NASA Astrophysics Data System (ADS)

    Stringer, David Blake

    The overarching objective in this research is the development of a robust, rotor dynamic, physics based model of a helicopter drive train as a foundation for the prognostic modeling for rotary-wing transmissions. Rotorcrafts rely on the integrity of their drive trains for their airworthiness. Drive trains rely on gear technology for their integrity and function. Gears alter the vibration characteristics of a mechanical system and significantly contribute to noise, component fatigue, and personal discomfort prevalent in rotorcraft. This research effort develops methodologies for generating a rotor dynamic model of a rotary-wing transmission based on first principles, through (i) development of a three-dimensional gear-mesh stiffness model for helical and spur gears and integration of this model in a finite element rotor dynamic model, (ii) linear and nonlinear analyses of a geared system for comparison and validation of the gear-mesh model, (iii) development of a modal synthesis technique for potentially providing model reduction and faster analysis capabilities for geared systems, and (iv) extension of the gear-mesh model to bevel and epicyclic configurations. In addition to model construction and validation, faults indigenous to geared systems are presented and discussed. Two faults are selected for analysis and seeded into the transmission model. Diagnostic vibration parameters are presented and used as damage indicators in the analysis. The fault models produce results consistent with damage experienced during experimental testing. The results of this research demonstrate the robustness of the physics-based approach in simulating multiple normal and abnormal conditions. The advantages of this physics-based approach, when combined with contemporary probabilistic and time-series techniques, provide a useful method for improving health monitoring technologies in mechanical systems.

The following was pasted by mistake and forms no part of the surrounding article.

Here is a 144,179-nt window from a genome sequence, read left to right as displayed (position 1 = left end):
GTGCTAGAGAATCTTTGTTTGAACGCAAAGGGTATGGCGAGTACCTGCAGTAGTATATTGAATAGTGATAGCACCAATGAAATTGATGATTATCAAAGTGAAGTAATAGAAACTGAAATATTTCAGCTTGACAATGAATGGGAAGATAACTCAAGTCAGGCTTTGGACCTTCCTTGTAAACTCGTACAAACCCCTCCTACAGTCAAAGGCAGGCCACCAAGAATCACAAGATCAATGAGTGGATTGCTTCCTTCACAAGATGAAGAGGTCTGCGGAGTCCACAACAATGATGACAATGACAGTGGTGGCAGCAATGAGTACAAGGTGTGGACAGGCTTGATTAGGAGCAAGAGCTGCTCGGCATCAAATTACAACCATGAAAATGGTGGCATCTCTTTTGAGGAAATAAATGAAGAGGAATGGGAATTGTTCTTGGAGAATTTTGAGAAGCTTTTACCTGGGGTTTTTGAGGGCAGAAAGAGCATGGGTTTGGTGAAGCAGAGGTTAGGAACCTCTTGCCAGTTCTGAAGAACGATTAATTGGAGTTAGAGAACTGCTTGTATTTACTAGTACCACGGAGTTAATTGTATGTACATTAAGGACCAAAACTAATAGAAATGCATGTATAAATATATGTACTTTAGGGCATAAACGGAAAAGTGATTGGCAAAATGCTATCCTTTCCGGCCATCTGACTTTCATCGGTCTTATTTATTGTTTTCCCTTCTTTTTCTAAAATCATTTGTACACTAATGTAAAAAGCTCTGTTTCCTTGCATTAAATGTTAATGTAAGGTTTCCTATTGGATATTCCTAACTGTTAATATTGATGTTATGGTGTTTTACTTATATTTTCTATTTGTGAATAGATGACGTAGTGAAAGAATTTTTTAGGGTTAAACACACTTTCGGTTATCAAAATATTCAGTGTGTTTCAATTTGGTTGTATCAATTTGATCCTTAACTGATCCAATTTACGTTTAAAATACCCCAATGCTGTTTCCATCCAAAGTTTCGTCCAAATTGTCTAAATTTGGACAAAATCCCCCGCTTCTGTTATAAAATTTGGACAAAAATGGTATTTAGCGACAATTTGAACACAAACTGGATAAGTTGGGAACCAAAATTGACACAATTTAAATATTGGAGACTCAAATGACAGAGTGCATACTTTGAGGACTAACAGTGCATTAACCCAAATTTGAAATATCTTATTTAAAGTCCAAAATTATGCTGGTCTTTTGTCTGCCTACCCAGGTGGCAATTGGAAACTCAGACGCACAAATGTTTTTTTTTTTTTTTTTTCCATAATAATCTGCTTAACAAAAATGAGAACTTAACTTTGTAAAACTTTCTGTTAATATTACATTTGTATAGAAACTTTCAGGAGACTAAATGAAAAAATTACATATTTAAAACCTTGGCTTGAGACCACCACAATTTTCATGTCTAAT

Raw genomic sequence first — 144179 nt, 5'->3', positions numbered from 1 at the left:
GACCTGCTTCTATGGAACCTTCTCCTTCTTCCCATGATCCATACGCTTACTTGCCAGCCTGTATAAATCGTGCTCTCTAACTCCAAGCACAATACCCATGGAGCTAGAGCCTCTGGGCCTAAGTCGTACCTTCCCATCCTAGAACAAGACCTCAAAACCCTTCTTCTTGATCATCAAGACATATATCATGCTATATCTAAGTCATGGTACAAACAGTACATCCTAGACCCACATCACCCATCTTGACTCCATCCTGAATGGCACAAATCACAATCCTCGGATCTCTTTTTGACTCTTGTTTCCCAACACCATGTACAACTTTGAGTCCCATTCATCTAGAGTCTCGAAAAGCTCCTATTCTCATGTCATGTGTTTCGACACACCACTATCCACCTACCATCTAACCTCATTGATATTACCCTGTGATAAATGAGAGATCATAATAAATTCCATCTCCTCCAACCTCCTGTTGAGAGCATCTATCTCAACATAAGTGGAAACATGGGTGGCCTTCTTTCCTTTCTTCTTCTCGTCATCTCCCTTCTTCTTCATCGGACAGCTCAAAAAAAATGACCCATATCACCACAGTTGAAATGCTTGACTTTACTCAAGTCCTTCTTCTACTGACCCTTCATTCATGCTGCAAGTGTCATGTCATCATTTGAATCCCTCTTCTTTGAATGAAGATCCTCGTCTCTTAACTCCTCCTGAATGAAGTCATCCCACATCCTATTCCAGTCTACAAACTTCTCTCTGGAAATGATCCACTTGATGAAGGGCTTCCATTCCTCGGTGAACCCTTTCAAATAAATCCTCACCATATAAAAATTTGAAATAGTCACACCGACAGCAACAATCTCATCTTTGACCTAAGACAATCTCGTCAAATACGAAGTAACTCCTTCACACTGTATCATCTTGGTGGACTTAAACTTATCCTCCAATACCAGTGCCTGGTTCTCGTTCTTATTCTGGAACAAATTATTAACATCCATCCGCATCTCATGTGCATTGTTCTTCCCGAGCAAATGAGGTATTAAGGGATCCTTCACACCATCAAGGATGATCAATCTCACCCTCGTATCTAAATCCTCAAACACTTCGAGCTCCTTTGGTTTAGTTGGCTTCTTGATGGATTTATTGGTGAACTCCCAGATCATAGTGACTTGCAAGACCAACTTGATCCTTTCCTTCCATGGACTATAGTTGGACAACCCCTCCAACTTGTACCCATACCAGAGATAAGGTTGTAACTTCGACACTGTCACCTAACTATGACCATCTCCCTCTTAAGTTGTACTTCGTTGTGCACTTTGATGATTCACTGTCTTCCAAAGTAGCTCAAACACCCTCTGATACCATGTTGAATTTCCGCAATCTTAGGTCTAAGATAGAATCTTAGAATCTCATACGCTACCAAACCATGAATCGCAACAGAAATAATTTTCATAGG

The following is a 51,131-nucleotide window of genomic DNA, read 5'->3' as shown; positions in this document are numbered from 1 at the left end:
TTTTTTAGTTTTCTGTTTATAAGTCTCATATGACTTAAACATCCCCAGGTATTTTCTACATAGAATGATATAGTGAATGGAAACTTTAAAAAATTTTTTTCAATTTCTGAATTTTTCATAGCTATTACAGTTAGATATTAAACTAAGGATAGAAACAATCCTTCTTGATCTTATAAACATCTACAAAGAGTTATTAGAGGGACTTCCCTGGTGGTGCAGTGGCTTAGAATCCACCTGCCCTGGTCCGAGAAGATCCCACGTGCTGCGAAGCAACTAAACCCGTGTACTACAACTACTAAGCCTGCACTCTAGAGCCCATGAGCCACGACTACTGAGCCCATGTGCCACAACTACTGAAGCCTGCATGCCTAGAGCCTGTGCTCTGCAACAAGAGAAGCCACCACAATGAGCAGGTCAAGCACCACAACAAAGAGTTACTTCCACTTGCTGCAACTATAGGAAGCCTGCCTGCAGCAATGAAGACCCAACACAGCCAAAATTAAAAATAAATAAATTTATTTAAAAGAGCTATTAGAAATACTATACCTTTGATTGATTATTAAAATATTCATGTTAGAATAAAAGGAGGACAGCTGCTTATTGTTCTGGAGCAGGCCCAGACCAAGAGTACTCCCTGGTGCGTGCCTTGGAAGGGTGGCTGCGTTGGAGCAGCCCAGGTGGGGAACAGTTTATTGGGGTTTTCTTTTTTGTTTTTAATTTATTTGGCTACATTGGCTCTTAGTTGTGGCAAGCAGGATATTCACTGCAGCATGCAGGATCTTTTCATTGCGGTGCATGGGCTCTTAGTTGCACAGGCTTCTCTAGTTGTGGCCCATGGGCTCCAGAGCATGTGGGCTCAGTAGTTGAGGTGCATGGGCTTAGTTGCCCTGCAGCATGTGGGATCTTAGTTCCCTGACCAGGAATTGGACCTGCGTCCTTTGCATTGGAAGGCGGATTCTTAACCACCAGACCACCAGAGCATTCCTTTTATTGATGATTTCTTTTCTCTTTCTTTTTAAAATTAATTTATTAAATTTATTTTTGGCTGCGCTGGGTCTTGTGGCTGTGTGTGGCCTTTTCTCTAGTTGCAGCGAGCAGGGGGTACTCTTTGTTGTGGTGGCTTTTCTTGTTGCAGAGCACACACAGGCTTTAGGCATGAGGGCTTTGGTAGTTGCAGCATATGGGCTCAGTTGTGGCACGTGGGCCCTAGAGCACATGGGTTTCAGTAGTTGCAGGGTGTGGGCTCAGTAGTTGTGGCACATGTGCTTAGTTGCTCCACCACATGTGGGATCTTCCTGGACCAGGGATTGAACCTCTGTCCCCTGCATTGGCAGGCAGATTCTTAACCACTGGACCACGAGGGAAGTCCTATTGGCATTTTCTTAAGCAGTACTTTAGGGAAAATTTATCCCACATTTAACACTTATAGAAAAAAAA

7. Environmental transmission of Mycobacterium ulcerans drives dynamics of Buruli ulcer in endemic regions of Cameroon

    NASA Astrophysics Data System (ADS)

    Garchitorena, Andrés; Ngonghala, Calistus N.; Texier, Gaëtan; Landier, Jordi; Eyangoh, Sara; Bonds, Matthew H.; Guégan, Jean-François; Roche, Benjamin

    2015-12-01